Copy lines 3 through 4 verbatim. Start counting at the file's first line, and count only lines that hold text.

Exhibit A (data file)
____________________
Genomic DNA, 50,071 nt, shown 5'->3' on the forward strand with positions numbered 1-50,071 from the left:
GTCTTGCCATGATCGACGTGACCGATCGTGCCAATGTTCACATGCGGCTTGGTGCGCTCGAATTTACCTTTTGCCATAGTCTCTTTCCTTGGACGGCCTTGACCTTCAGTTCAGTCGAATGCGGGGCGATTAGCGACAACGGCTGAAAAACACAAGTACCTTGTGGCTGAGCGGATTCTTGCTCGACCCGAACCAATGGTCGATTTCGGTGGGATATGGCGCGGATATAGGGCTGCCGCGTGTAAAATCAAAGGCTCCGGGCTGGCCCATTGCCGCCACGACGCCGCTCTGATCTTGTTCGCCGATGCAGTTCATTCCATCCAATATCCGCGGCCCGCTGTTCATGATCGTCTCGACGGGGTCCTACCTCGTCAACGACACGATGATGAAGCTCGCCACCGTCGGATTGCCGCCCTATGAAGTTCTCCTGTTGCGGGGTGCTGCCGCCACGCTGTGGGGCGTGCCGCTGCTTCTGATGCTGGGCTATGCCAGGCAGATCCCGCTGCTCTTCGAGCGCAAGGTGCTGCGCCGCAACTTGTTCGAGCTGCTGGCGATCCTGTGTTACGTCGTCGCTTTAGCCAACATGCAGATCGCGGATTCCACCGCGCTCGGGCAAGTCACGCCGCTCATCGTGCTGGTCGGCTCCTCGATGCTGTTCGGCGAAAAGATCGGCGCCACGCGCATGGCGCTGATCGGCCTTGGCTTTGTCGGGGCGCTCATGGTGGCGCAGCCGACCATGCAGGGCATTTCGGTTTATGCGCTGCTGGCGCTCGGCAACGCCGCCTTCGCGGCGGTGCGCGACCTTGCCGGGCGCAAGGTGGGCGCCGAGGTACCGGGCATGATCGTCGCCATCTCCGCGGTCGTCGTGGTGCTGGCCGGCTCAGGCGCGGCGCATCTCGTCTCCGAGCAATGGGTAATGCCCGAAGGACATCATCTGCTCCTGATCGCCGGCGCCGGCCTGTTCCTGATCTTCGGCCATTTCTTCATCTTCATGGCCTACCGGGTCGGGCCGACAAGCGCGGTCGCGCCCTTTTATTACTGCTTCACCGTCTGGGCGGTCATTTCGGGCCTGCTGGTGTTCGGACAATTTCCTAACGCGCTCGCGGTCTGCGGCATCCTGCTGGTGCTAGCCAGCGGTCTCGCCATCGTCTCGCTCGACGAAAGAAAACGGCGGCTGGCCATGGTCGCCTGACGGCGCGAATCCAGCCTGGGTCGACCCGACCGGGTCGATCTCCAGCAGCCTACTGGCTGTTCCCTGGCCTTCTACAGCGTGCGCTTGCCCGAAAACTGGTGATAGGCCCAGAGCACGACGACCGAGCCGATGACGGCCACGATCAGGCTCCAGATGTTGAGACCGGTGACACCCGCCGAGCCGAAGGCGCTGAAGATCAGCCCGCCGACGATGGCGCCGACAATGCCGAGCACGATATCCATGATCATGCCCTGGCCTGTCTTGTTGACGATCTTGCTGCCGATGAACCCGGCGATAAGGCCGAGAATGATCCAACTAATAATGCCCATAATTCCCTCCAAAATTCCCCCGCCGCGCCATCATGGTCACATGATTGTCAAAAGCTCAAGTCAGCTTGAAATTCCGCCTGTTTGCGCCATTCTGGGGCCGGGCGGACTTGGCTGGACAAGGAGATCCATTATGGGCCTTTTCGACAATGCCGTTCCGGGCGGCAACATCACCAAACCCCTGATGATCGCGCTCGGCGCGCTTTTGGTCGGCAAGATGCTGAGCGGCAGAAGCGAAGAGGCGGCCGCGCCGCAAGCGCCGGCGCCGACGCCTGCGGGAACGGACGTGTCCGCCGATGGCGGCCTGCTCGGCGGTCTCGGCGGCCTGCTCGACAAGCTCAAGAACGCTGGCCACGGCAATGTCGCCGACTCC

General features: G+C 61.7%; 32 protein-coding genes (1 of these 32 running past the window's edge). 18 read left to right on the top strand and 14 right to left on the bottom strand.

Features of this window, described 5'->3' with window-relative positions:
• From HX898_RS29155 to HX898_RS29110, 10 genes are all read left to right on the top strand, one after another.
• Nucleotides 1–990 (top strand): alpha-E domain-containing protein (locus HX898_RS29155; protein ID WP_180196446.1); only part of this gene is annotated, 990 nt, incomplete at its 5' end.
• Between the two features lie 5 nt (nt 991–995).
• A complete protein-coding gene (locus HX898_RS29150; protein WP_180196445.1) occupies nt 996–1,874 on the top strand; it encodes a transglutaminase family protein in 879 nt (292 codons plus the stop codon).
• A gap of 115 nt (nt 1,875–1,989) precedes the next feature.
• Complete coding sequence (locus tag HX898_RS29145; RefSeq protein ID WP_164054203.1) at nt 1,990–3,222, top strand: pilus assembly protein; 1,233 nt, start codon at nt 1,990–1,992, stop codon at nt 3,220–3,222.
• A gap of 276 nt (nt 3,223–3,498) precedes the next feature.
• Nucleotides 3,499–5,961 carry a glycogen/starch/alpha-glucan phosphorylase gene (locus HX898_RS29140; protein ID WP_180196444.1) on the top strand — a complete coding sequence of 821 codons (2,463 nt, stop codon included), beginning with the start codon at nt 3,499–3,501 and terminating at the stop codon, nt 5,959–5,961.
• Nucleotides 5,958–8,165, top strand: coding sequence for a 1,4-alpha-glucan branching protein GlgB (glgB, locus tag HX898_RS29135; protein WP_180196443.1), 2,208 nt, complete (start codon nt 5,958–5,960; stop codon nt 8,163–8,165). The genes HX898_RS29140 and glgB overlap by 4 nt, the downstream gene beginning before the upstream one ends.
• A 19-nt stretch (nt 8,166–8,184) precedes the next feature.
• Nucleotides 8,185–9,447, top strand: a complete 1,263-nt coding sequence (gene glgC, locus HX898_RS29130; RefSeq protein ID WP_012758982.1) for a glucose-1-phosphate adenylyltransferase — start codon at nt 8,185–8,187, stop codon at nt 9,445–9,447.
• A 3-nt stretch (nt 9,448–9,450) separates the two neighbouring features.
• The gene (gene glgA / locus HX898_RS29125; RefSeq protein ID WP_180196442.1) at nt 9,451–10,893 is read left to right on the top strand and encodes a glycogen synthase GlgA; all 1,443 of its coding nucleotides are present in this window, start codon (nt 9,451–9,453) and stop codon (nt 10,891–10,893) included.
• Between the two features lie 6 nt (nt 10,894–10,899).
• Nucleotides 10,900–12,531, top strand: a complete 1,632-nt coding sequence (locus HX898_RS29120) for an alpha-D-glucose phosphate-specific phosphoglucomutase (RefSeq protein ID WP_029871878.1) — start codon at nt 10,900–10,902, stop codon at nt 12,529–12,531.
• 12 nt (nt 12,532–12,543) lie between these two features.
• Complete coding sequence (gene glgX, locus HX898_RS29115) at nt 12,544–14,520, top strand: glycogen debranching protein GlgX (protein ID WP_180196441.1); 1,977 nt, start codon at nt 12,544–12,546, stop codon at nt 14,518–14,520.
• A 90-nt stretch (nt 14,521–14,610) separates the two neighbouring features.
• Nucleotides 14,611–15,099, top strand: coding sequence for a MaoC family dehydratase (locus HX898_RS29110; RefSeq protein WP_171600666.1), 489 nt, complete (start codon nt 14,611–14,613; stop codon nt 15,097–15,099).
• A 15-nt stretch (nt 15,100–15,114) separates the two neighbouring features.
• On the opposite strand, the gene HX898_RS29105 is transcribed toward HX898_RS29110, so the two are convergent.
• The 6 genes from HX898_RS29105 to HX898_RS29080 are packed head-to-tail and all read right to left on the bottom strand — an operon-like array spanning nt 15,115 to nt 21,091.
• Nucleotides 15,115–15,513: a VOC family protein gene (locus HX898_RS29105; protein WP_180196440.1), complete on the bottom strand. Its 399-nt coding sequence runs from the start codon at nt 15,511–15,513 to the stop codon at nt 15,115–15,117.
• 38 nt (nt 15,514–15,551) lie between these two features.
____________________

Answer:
General features: G+C 61.7%; 32 protein-coding genes (1 of these 32 running past the window's edge). 18 read left to right on the top strand and 14 right to left on the bottom strand.

Features of this window, described 5'->3' with window-relative positions: